First off, let me say WOW. I am so happy to see this in the mainstream client. Having said that I should also add: “About time!” Some of us, Thanks Mr. Odom, have been able to do this for quite some time now. J
It looks like it *was* a good idea after all.
Over the next few weeks/months, I'll be looking at the new administration features in Exchange 2003. I'll start by looking at how the ability to move mailboxes in Exchange 2003 has been vastly improved.
Moving Mailboxes With ESM
The most obvious new feature is that you can now move mailboxes from within Exchange System Manager (ESM) in addition to the old method of using Active Directory Users & Computers. In ESM, you drill down to the mailbox store that contains the desired mailbox and underneath the mailbox store you'll find the Mailboxes object. Clicking this object reveals a list of mailboxes contained within the mailbox store. If you now right-click the mailbox you wish to move, you'll see the familiar Exchange Tasks menu, as shown below. Don't forget that you can select multiple mailboxes by holding down the CTRL or Shift keys, which is really useful if you need to move multiple mailboxes at the same time.
Whilst on the subject of moving multiple mailboxes at the same time, this leads nicely onto one of the major performance benefits of moving mailboxes in Exchange 2003. The move mailbox task is now multi-threaded to the point where four mailboxes can be moved at the same time. Although you could select multiple mailboxes for moving in Exchange 2000, the actual move task occurred one after another; the new move mailbox task will actually move four mailboxes in parallel. If you are about to embark on your Exchange 5.5 to Exchange 2003 migration project using the move mailbox method, you can already see that you should be able to generate significant savings in time during the move mailbox process.
Scheduling Your Moves
You can now schedule when your mailbox moves will take place, as shown in the figure below. The obvious benefit here is that you can set the move to occur during periods of low activity on your system. You'll also notice an option to cancel the move tasks that are still running after a certain time. The good thing about this is that if a mailbox is currently being moved when the finish time is reached, the messages are rolled back to the source server; all other mailboxes that have been moved will remain in their new location.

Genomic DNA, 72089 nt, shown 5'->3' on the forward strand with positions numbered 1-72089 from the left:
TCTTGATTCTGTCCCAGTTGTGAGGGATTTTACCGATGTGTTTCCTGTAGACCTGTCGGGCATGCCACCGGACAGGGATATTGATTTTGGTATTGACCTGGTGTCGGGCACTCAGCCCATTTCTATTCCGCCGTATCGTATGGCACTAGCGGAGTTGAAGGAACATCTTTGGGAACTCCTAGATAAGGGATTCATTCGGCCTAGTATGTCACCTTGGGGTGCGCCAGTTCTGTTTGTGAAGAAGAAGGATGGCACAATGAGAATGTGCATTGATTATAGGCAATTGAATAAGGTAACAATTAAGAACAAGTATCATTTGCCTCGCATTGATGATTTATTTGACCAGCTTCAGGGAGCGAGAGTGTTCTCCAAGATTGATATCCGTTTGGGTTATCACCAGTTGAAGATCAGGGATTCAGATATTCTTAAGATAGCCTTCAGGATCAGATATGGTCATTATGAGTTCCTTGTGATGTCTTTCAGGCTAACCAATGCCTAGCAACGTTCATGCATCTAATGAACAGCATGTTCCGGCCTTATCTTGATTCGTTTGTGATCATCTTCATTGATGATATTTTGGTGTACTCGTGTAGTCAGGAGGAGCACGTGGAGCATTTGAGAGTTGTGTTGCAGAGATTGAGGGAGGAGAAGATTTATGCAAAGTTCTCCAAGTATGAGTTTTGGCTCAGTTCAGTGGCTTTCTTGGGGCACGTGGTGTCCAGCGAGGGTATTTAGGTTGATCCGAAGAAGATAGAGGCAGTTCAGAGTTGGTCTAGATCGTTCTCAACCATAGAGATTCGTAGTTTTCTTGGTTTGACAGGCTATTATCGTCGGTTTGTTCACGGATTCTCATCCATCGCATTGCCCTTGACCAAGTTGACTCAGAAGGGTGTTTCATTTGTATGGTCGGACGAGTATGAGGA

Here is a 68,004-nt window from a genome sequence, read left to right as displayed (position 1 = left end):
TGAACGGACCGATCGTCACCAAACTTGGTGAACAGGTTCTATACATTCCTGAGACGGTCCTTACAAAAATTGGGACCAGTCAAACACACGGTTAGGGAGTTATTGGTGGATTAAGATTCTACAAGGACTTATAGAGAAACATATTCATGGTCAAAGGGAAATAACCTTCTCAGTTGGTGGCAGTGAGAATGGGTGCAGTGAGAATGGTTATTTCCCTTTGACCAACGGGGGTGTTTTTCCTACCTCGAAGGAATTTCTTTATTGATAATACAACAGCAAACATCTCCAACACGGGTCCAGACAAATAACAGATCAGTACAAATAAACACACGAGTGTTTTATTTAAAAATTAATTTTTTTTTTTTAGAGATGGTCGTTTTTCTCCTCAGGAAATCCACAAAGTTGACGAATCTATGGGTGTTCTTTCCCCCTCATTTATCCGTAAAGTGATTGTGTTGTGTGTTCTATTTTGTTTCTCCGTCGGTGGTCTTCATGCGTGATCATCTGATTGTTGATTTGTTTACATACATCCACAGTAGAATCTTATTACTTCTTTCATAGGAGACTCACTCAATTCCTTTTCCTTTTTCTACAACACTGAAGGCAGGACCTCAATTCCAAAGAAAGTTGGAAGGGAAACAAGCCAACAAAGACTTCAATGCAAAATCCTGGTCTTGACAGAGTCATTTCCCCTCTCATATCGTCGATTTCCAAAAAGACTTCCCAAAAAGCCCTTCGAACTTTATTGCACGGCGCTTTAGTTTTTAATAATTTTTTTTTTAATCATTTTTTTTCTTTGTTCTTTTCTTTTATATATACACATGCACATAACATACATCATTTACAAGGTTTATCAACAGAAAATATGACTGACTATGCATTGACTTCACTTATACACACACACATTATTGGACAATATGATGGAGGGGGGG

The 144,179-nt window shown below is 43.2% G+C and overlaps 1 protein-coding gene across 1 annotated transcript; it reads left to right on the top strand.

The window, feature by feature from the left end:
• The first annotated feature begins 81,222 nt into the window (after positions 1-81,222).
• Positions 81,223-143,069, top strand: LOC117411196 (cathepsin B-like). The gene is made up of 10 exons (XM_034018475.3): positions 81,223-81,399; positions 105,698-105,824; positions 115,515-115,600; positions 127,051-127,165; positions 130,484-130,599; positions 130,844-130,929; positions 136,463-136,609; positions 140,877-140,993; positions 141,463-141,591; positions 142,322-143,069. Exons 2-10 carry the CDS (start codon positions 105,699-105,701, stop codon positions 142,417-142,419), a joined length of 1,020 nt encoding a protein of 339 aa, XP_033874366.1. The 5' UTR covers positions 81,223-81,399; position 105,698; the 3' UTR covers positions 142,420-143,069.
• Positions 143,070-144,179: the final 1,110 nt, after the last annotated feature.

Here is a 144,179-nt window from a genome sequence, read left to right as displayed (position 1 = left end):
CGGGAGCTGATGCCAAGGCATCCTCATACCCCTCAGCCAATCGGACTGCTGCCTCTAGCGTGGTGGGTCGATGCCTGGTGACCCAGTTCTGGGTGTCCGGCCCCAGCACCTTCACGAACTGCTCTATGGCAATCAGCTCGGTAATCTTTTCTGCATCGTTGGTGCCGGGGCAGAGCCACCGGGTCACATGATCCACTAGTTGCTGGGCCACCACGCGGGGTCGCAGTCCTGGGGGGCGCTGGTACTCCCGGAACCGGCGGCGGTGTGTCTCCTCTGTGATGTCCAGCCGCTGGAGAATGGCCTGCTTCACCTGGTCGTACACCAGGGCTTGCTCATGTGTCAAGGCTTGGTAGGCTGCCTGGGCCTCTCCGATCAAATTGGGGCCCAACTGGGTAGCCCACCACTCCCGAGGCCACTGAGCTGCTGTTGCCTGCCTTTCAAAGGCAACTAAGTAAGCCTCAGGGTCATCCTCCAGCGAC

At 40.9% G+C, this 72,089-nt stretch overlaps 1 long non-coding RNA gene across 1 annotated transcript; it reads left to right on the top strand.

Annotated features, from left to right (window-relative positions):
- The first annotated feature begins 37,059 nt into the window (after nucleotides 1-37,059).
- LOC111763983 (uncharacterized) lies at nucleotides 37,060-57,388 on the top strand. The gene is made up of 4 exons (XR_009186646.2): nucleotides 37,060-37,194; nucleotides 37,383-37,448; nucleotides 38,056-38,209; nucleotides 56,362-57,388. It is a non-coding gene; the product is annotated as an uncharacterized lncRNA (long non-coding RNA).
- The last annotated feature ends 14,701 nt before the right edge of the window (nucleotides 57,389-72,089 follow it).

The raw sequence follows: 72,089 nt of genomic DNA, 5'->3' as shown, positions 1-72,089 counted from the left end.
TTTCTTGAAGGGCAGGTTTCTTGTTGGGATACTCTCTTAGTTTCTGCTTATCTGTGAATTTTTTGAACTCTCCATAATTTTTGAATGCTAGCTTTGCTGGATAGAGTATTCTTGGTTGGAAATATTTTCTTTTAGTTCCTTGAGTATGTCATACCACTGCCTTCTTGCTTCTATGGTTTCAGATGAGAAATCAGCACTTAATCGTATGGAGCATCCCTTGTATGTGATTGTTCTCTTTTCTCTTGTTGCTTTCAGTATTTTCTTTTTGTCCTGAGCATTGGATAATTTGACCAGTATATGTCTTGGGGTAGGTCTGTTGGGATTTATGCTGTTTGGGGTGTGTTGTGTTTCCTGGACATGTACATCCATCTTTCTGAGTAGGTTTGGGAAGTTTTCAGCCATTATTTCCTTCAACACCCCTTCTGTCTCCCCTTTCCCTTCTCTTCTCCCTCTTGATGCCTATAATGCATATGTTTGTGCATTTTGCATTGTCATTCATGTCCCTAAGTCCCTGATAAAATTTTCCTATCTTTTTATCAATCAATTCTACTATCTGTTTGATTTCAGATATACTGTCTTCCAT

Handling Corrupted Items
One of the more annoying features of the Exchange 2000 move mailbox task was that if it failed to move one of a series of mailboxes, the entire process would stop. I bet that there's quite a few administrators out there who, like me, have kicked off the moving of a batch of mailboxes and then gone home, only to find out later on that the move mailbox task failed on mailbox number 2!
The new move mailbox task gets around this issue because it can now handle corrupted items. There are two options available within the task, as shown below.
If you elect to just create a failure report, a report is created for the problematic mailbox and that mailbox is not moved. If you elect to skip the corrupted items, then you should understand that this option assumes that the corrupted items are to be deleted when the mailbox is moved. Also, if the number of corrupt items exceeds your stated threshold, then the messages that have already been moved are moved back to the source server.
Move Mailbox Reporting
A detailed log file of the move mailbox operation is saved in XML format into the \My Documents\Exchange Task Wizard Logs folder. To make these a bit nicer to read, just apply an extensible style sheet to the log files. The Exchange 2003 SDK has XSL/HTA files that show how the format of XML reports can be changed to a more readable format.
Another useful snippet of information for you. If users try to login to their mailbox when it is being moved, the following event log will be generated. This includes access via OWA as well as via MAPI clients.